Fast forward to Mount Sinai. In the intervening years, many people believed God’s promise, and were counted as righteous in His sight. They received this faith through the teaching of their fathers, and some through direct communication with God. But on Mt. Sinai, we see something new. There God was forging a special relationship with one nation, one very large family of people — descendants of Abraham, Isaac, and Jacob. That relationship was based upon a written word, the Torah or “Law” that Moses wrote down in obedience to God. On Mt. Sinai, we learn that God gave ten special words, or commandments, recording them on tablets of stone. These words summarized morality in God’s sight.

The Ten Commandments accomplish many things, and one of them is the preservation of freedom. Though they are counted in a variety of ways, they are not hard to understand. They constitute the first chief part of Luther’s Small Catechism.

The first three commandments, as ordered there, are called the first table of the Law, summarized by Jesus in Matthew 22:37-38, quoting Deuteronomy 6:5. Those commandments demand what humanity lacks by nature since the Fall: a right relationship with God. In terms of freedom, they also describe what God has provided as a gift through faith in the promised savior, i.e., believers are free to love God above all things, though our concupiscence remains as a constant temptation.

The remaining commandments are called the second table of the Law, summarized by Jesus in Matthew 22:39 (a summary also found in Leviticus 19:18). These commandments demand the earthly result of a right relationship with God: perfect love for our fellow human beings. In terms of freedom, they describe how God protects for us the basic freedoms He has extended to every descendant of Adam and Eve, i.e., the freedom to live, the freedom to marry and raise children, the freedom to work with one’s resources and enjoy the benefit of that work, the freedom from false accusations, and the freedom to keep a household together in peace. These freedoms are protected through curbs set upon human behavior, in the form of the commandments.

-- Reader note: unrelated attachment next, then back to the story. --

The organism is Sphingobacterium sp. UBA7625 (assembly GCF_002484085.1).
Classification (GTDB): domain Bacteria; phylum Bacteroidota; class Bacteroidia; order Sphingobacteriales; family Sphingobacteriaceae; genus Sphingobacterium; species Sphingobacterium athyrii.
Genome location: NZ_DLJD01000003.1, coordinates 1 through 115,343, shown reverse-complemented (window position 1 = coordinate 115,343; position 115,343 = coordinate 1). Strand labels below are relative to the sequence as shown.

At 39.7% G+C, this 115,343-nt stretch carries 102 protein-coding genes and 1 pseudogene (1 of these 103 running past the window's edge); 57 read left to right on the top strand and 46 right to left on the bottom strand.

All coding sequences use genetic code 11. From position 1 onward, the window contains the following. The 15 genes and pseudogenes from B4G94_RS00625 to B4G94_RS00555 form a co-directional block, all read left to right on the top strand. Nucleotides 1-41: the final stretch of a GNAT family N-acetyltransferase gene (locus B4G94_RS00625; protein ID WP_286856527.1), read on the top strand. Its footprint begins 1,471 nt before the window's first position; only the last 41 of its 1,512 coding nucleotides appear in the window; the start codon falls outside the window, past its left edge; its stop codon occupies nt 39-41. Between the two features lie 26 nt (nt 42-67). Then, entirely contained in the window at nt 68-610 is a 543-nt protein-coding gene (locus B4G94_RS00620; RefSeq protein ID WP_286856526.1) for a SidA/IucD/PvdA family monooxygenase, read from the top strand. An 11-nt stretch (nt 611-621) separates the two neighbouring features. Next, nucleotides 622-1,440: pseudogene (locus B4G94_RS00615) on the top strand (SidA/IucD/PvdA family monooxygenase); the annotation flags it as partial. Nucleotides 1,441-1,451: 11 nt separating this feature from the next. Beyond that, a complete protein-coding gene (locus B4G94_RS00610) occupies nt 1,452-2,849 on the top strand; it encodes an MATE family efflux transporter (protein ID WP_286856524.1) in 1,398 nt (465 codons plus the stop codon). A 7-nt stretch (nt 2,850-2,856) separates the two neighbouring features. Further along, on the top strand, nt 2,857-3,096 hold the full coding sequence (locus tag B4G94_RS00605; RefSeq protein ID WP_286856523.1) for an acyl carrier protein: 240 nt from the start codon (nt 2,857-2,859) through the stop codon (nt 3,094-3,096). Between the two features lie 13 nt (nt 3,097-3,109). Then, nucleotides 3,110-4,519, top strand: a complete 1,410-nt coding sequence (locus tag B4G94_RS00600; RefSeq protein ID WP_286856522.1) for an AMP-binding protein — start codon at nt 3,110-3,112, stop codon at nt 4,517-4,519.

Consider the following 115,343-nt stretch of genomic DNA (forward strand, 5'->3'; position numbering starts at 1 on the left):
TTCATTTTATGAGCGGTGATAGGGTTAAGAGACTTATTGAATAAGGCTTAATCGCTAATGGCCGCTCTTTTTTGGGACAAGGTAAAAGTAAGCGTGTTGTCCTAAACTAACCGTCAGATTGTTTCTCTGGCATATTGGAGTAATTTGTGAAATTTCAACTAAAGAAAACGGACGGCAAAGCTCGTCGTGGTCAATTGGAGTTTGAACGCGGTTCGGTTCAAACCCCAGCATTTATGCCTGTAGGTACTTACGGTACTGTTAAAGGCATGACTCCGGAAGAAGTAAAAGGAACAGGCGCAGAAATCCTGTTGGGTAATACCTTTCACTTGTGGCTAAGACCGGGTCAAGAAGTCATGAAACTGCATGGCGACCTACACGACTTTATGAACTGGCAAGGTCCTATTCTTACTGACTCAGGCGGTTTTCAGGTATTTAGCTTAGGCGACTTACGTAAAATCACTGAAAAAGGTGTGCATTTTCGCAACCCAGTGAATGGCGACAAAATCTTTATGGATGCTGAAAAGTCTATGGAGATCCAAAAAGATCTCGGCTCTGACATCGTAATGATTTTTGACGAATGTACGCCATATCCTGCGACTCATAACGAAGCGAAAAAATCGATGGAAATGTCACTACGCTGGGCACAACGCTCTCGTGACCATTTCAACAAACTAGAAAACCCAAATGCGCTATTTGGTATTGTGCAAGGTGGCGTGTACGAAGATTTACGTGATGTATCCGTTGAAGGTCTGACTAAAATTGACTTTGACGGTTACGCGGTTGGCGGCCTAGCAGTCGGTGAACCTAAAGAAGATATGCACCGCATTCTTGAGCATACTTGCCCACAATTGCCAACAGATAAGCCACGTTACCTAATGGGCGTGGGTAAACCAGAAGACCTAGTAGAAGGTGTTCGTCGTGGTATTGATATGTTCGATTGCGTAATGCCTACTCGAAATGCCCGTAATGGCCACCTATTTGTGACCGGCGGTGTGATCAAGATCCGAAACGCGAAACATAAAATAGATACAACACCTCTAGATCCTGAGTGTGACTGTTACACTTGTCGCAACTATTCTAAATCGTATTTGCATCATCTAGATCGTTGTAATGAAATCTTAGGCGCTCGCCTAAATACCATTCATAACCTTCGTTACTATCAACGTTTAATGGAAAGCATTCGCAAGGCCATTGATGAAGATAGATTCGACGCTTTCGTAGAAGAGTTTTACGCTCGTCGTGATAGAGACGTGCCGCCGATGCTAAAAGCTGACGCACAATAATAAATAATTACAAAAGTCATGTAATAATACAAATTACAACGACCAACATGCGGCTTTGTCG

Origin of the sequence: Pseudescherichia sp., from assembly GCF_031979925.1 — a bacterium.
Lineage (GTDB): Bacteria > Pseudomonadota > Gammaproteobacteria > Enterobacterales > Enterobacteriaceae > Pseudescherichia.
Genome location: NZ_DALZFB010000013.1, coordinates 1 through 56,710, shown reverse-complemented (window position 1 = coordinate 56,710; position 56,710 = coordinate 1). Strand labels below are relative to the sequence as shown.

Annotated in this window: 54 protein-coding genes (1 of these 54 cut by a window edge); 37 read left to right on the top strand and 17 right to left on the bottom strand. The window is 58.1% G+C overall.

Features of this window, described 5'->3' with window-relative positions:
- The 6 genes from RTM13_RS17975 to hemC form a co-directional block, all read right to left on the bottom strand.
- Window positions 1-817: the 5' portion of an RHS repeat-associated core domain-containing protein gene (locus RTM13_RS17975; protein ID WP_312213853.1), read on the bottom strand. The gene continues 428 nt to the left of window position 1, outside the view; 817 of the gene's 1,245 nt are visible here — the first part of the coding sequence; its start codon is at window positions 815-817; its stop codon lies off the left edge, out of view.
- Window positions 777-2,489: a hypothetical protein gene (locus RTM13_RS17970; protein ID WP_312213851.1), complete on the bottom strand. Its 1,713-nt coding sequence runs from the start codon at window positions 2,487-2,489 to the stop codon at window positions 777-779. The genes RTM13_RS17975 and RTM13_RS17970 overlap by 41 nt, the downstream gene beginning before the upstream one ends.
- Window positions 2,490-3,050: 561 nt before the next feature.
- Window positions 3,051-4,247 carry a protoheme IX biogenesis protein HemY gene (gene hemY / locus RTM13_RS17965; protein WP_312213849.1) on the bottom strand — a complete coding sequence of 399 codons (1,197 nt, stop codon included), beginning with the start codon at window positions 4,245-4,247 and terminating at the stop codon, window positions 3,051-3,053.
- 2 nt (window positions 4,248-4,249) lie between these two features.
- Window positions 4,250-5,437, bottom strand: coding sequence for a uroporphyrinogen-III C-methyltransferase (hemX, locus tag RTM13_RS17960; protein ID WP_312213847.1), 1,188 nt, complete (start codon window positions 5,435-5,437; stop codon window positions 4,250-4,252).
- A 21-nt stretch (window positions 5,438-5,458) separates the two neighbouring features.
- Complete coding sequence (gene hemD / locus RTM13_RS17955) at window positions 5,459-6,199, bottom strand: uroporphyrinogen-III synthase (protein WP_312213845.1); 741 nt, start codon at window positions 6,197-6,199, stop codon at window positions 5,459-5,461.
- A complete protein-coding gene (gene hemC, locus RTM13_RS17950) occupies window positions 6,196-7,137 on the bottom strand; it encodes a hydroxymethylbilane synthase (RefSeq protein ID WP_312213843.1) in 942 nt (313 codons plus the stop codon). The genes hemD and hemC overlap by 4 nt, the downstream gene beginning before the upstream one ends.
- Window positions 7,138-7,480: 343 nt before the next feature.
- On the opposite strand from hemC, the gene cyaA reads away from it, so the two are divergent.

What the founding fathers of the United States understood was that these freedoms are granted by God directly to every individual. God does not guarantee that someone else will not transgress them, as Cain did, and as the murderers of William Wallace did, and as every tyrant or tyrannical government does. Yet despite those transgressions, the founding fathers recognized that God’s gift of freedom remains. You can’t take away what the Lord has given. That’s the point in the Declaration of Independence. It’s also the basic assumption of the Constitution later encoded in the Bill of Rights.

There have always been some who wish to take away the individual freedom granted by God. The previously-mentioned tyrants are some of them. They do this through legal means, though even legal tyranny is still an injustice. In the United States, where the government answers to the people, it is possible for the people to become tyrants by taking away the God-given freedom of their own neighbors. Of course, tyrants wouldn’t call themselves tyrants, which was Orwell’s point in using names like “The Ministry of Love.” In real life, they would use more positive-sounding labels for themselves, like “Progressives.” Or “Compassionate Conservatives.” But forcibly taking one man’s income or property (“taxation” if you must), even to help someone else, is still contrary to God’s gift of individual freedom. By contrast, using one’s own property to help one’s neighbors is pleasing in God’s sight, and a blessing to all.